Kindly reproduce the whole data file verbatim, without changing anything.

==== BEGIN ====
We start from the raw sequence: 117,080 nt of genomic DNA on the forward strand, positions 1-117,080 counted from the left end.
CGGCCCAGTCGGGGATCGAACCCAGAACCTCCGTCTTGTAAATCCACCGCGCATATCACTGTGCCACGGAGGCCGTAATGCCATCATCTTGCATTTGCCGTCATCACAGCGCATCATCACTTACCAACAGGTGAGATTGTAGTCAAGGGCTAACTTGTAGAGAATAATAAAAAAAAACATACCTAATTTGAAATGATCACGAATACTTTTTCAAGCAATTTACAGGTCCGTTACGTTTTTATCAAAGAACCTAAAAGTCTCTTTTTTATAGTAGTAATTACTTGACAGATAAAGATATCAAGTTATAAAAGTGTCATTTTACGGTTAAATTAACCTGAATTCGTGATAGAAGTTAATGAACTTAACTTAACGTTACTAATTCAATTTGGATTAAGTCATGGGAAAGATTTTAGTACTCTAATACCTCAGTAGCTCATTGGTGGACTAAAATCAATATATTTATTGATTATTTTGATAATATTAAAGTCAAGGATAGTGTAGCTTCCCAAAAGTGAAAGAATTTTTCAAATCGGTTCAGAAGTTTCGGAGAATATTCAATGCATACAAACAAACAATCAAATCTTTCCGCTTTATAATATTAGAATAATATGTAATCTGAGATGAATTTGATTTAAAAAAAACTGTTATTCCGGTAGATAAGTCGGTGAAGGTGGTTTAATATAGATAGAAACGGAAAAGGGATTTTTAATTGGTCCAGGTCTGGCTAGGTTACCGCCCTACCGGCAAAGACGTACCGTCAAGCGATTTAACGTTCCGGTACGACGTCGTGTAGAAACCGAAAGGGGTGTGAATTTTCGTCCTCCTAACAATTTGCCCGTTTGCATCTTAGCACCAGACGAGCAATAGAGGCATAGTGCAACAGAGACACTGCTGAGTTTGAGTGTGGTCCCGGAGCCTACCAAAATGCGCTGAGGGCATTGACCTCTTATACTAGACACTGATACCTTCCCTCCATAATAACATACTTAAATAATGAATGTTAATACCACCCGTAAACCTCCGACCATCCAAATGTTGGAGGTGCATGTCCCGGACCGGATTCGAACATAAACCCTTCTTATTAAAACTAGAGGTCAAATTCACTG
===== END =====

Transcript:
We start from the raw sequence: 117,080 nt of genomic DNA on the forward strand, positions 1-117,080 counted from the left end.
CGGCCCAGTCGGGGATCGAACCCAGAACCTCCGTCTTGTAAATCCACCGCGCATATCACTGTGCCACGGAGGCCGTAATGCCATCATCTTGCATTTGCCGTCATCACAGCGCATCATCACTTACCAACAGGTGAGATTGTAGTCAAGGGCTAACTTGTAGAGAATAATAAAAAAAAACATACCTAATTTGAAATGATCACGAATACTTTTTCAAGCAATTTACAGGTCCGTTACGTTTTTATCAAAGAACCTAAAAGTCTCTTTTTTATAGTAGTAATTACTTGACAGATAAAGATATCAAGTTATAAAAGTGTCATTTTACGGTTAAATTAACCTGAATTCGTGATAGAAGTTAATGAACTTAACTTAACGTTACTAATTCAATTTGGATTAAGTCATGGGAAAGATTTTAGTACTCTAATACCTCAGTAGCTCATTGGTGGACTAAAATCAATATATTTATTGATTATTTTGATAATATTAAAGTCAAGGATAGTGTAGCTTCCCAAAAGTGAAAGAATTTTTCAAATCGGTTCAGAAGTTTCGGAGAATATTCAATGCATACAAACAAACAATCAAATCTTTCCGCTTTATAATATTAGAATAATATGTAATCTGAGATGAATTTGATTTAAAAAAAACTGTTATTCCGGTAGATAAGTCGGTGAAGGTGGTTTAATATAGATAGAAACGGAAAAGGGATTTTTAATTGGTCCAGGTCTGGCTAGGTTACCGCCCTACCGGCAAAGACGTACCGTCAAGCGATTTAACGTTCCGGTACGACGTCGTGTAGAAACCGAAAGGGGTGTGAATTTTCGTCCTCCTAACAATTTGCCCGTTTGCATCTTAGCACCAGACGAGCAATAGAGGCATAGTGCAACAGAGACACTGCTGAGTTTGAGTGTGGTCCCGGAGCCTACCAAAATGCGCTGAGGGCATTGACCTCTTATACTAGACACTGATACCTTCCCTCCATAATAACATACTTAAATAATGAATGTTAATACCACCCGTAAACCTCCGACCATCCAAATGTTGGAGGTGCATGTCCCGGACCGGATTCGAACATAAACCCTTCTTATTAAAACTAGAGGTCAAATTCACTG